Volume 26 Number 93
                      Produced: Sun Aug  3 19:05:29 1997

Subjects Discussed In This Issue: 

         [Joseph Geretz]
Brachot on Shofar
         [Thierry Dana-Picard]
Capital Punishment:Chazon Ish
         [Daniel Eidensohn]
         [Elozor Preil]
Mezonot/Motzi (originally pizza)
         [Sarah Watson]
Paternity testing and mamzerut
         [Gilad J. Gevaryahu]
Religious Holidays policy
         [Chana Luntz]
Shechechianu on the second day of Rosh Hashana
         [Daniel Israel]
Siyum HaShas
         [Yosef Gavriel Bechhofer]
Tashlomin and a minyan
         [Tzadik and Sheva Vanderhoof]
Women Learning
         [Carl Singer]


From: Joseph Geretz <JGeretz@...>
Date: Sun, 3 Aug 1997 17:25:40 -0400
Subject: Bedeken

Dear Jonathan,

> Is anyone aware of the origin of the word "Badekin"? ("Badekin" is the
> ritual at a wedding where the groom lifts the veil of the bride to "check"
> that he is in fact marrying the correct person).

Actually, at the weddings which I have attended, my own included, the
Badeken consists of the Chosson actually placing the veil over the face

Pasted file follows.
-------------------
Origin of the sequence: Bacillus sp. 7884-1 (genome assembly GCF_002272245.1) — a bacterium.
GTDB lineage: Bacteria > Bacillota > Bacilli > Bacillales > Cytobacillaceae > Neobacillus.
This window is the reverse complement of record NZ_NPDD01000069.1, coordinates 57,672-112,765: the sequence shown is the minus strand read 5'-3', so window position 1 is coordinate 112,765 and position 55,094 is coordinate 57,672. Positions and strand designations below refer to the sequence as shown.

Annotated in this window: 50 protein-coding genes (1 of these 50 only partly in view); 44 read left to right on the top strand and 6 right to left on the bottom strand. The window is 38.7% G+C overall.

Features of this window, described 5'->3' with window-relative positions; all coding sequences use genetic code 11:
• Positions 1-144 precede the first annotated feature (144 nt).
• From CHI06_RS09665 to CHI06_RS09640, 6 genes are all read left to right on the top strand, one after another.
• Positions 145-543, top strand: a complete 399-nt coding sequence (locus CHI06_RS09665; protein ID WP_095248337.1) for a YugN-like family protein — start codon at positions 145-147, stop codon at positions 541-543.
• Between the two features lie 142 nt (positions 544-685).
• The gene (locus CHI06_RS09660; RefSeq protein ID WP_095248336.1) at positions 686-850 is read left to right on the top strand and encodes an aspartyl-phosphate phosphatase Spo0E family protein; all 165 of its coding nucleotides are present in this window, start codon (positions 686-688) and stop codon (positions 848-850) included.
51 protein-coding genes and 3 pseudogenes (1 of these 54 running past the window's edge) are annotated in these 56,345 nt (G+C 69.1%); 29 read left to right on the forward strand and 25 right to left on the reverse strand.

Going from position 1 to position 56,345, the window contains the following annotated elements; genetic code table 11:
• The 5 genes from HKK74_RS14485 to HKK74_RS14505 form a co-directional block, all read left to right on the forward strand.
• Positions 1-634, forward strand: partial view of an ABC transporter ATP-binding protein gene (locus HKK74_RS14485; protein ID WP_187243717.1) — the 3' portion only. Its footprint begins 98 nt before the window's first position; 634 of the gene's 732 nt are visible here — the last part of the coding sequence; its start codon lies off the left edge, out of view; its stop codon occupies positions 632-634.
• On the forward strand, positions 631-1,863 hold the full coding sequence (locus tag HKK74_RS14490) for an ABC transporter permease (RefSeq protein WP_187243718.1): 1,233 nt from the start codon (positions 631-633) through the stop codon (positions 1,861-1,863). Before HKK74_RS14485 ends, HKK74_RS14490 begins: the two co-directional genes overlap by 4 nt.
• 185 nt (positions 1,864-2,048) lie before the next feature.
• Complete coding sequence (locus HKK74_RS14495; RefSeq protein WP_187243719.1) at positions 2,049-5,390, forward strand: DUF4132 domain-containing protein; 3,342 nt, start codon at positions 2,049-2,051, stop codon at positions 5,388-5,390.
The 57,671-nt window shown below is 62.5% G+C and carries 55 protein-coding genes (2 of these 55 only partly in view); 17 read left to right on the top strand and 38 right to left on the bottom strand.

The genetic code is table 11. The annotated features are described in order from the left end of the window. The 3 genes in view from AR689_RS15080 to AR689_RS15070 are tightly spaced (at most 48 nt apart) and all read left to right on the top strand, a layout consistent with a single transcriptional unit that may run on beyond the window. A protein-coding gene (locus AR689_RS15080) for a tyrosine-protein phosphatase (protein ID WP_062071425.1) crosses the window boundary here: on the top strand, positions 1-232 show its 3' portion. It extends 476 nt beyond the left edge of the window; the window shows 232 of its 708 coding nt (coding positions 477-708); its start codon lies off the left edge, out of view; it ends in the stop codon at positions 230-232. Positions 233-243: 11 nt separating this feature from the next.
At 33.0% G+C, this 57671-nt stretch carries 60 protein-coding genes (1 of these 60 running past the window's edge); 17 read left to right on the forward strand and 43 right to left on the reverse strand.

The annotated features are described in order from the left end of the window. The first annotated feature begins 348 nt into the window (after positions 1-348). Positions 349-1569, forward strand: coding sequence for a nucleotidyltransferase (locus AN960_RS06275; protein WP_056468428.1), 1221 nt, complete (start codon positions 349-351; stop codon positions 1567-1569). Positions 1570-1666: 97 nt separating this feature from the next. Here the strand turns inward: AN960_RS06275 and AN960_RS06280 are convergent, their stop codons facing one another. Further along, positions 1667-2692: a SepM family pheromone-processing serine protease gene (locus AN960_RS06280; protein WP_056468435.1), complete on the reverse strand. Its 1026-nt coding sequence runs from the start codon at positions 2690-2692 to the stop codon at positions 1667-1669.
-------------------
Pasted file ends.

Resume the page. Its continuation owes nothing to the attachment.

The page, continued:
of the Kallah, as opposed to the way you state it that the Kallah is
already be-decked and the chosson lifts up the veil to check that this
is the right Kallah. Have you actually seen the custom perfomed this

Anyway, according to the way I have done it and seen it done, the word
Badeken describes exactly what is taking place, the chosson is
'be-decking' his Kallah in the veil which she will wear to the
chuppa. The fact that it is the Chosson's responsibility to Badeck his
Kallah may stem from the fact that it is the Chosson's duty and
perogative to ensure that he will meet the right girl at the end of the
aisle, as opposed to the way Yaakov Avinu was tricked by Lavan.

(In certain communities, some Yekkes for example, the Chosson does not
Badeck the Kallah himself. Perhaps someone who has more knowledge of
alternative Badeken customs can shed more light.)

Kol Tuv,
Joseph Geretz


From: Thierry Dana-Picard <dana@...>
Date: Fri, 1 Aug 1997 09:26:21 +0300 (IDT)
Subject: Brachot on Shofar

I must thank Akiva Miller who pointed out my awful mistake, and apologize
for my previous posting: there are only two brachot before shofar on the
first day of R"H, and for Sefardim only one on the second day. If the
first day is a Shabat, then two brachot are said on the second day before
shofar. My previous figures were false.

I should apply to myself :"'Hakhamim, hizaaru bedivrekhem".

Thierry Dana-Picard                                  tel: 972-2-675-12-78
Department of Applied Mathematics                    fax: 972-642-20-75
Jerusalem College of Technology
Havaad Haleumi Street, 21
POB 16031
Jerusalem 91160      Israel


From: Daniel Eidensohn <yadmoshe@...>